This is the first week of Lent (purification, preparation) and according to the lunisolar calendar, the Chinese spring festival/Lunar New Year of 2015—Year of the Wood Sheep/Goat—falls on Thursday, Feb. 19. It’s a turning point year. We make something from seemingly nothing. Goats are mild mannered, shy, friendly and kindhearted, with delicate thoughts, strong creativity, and perseverance. Although gentle on the surface, they are strong and tough on the inside, with an inner resilience, excellent defense mechanisms and great professional skills.
Though goats prefer to be in groups, they shy away from attention. They’re reserved and quiet, reflecting on their own thoughts and ideas. Goats are fashionable, stylish. Goats are private. It may take time to get to know them. Goats seldom share personal lives, having only a select few intimate friends. Their friendship is peaceful and fulfilling, supporting, caring and working hard for loved ones.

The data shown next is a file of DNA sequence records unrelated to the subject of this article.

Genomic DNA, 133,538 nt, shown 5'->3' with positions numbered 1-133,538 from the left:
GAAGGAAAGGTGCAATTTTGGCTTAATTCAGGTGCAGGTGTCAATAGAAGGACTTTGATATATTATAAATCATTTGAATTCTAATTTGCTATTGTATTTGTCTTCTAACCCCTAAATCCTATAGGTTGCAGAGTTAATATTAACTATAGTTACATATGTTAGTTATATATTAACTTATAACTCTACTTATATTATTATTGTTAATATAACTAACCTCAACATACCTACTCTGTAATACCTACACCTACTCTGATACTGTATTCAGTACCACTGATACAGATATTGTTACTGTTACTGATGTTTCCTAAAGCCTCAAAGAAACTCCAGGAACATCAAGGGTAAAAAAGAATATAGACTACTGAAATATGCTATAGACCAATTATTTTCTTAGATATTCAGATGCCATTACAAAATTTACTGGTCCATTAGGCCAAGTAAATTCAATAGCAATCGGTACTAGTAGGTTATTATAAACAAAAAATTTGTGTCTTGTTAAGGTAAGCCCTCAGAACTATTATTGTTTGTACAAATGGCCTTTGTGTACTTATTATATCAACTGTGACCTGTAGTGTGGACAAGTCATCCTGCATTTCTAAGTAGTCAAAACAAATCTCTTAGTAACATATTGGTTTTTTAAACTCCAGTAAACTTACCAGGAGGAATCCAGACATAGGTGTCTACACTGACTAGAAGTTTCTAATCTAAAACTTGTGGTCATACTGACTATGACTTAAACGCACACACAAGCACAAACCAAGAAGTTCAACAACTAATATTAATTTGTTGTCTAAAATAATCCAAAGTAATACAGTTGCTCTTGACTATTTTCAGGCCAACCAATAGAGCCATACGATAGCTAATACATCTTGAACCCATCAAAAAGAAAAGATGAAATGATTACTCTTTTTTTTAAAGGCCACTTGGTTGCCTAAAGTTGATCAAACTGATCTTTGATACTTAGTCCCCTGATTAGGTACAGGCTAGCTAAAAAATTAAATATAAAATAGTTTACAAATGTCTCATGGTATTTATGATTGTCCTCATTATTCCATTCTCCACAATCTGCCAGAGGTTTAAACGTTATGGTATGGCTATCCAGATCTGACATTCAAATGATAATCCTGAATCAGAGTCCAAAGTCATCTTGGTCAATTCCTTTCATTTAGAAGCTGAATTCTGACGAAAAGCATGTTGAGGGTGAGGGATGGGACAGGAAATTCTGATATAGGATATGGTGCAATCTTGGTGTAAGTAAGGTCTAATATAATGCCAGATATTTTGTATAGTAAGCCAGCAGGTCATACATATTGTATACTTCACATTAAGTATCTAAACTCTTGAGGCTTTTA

While celebrating Chinese New Year, red—the color symbolizes joy, virtue, truth, sincerity—is everywhere. You’ll see red lanterns, couplets of good fortune on doors, and paintings of goats and dolls. Celebrations include setting off firecrackers at doorways morning and evening to scare away evil spirits; giving money to children (and to the poor) in red envelopes; honoring elders and ancestors; offering prayers to the Kitchen God/Stove (fire); preparing and sharing “lucky foods”—fish (wishing everyone wealth and prosperity); dumplings (or spring rolls filled with long white daikon threads for long life); rice balls (reunion, being together); noodles (longevity); oranges and tangerines (success); while also preparing for the Full Moon Lantern Festival (March 5). On altars are plum and quince blossoms and narcissus (beauty). Sunday, Feb. 22 is Washington’s birthday, and mine, too. Tithing first that day and then to the museum (Crystal Bridges).